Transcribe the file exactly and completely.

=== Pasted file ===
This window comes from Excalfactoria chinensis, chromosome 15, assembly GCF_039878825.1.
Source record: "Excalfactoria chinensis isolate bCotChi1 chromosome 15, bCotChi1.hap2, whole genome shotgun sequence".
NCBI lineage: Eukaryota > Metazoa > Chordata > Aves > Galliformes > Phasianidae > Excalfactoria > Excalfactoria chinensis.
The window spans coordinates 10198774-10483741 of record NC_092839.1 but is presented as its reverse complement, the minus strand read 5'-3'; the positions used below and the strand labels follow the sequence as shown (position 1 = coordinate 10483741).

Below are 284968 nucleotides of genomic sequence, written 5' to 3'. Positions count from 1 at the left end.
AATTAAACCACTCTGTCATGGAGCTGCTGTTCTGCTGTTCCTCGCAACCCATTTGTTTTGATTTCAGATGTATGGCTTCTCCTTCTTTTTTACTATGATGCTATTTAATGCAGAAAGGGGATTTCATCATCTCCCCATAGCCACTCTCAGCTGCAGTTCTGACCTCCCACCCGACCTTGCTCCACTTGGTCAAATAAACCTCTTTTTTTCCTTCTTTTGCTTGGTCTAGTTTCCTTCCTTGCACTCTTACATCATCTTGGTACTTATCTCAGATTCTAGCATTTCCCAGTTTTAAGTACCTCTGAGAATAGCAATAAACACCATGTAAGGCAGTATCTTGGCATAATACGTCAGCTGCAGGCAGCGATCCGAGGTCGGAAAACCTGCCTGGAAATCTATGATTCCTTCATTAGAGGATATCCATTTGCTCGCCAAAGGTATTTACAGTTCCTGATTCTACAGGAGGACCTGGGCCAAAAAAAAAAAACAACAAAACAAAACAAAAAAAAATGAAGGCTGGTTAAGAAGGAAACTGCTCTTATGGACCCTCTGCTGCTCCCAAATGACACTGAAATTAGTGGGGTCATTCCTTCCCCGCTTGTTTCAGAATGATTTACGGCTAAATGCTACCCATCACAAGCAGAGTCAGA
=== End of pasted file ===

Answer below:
This window comes from Excalfactoria chinensis, chromosome 15, assembly GCF_039878825.1.
Source record: "Excalfactoria chinensis isolate bCotChi1 chromosome 15, bCotChi1.hap2, whole genome shotgun sequence".
NCBI lineage: Eukaryota > Metazoa > Chordata > Aves > Galliformes > Phasianidae > Excalfactoria > Excalfactoria chinensis.
The window spans coordinates 10198774-10483741 of record NC_092839.1 but is presented as its reverse complement, the minus strand read 5'-3'; the positions used below and the strand labels follow the sequence as shown (position 1 = coordinate 10483741).

Below are 284968 nucleotides of genomic sequence, written 5' to 3'. Positions count from 1 at the left end.
AATTAAACCACTCTGTCATGGAGCTGCTGTTCTGCTGTTCCTCGCAACCCATTTGTTTTGATTTCAGATGTATGGCTTCTCCTTCTTTTTTACTATGATGCTATTTAATGCAGAAAGGGGATTTCATCATCTCCCCATAGCCACTCTCAGCTGCAGTTCTGACCTCCCACCCGACCTTGCTCCACTTGGTCAAATAAACCTCTTTTTTTCCTTCTTTTGCTTGGTCTAGTTTCCTTCCTTGCACTCTTACATCATCTTGGTACTTATCTCAGATTCTAGCATTTCCCAGTTTTAAGTACCTCTGAGAATAGCAATAAACACCATGTAAGGCAGTATCTTGGCATAATACGTCAGCTGCAGGCAGCGATCCGAGGTCGGAAAACCTGCCTGGAAATCTATGATTCCTTCATTAGAGGATATCCATTTGCTCGCCAAAGGTATTTACAGTTCCTGATTCTACAGGAGGACCTGGGCCAAAAAAAAAAAACAACAAAACAAAACAAAAAAAAATGAAGGCTGGTTAAGAAGGAAACTGCTCTTATGGACCCTCTGCTGCTCCCAAATGACACTGAAATTAGTGGGGTCATTCCTTCCCCGCTTGTTTCAGAATGATTTACGGCTAAATGCTACCCATCACAAGCAGAGTCAGA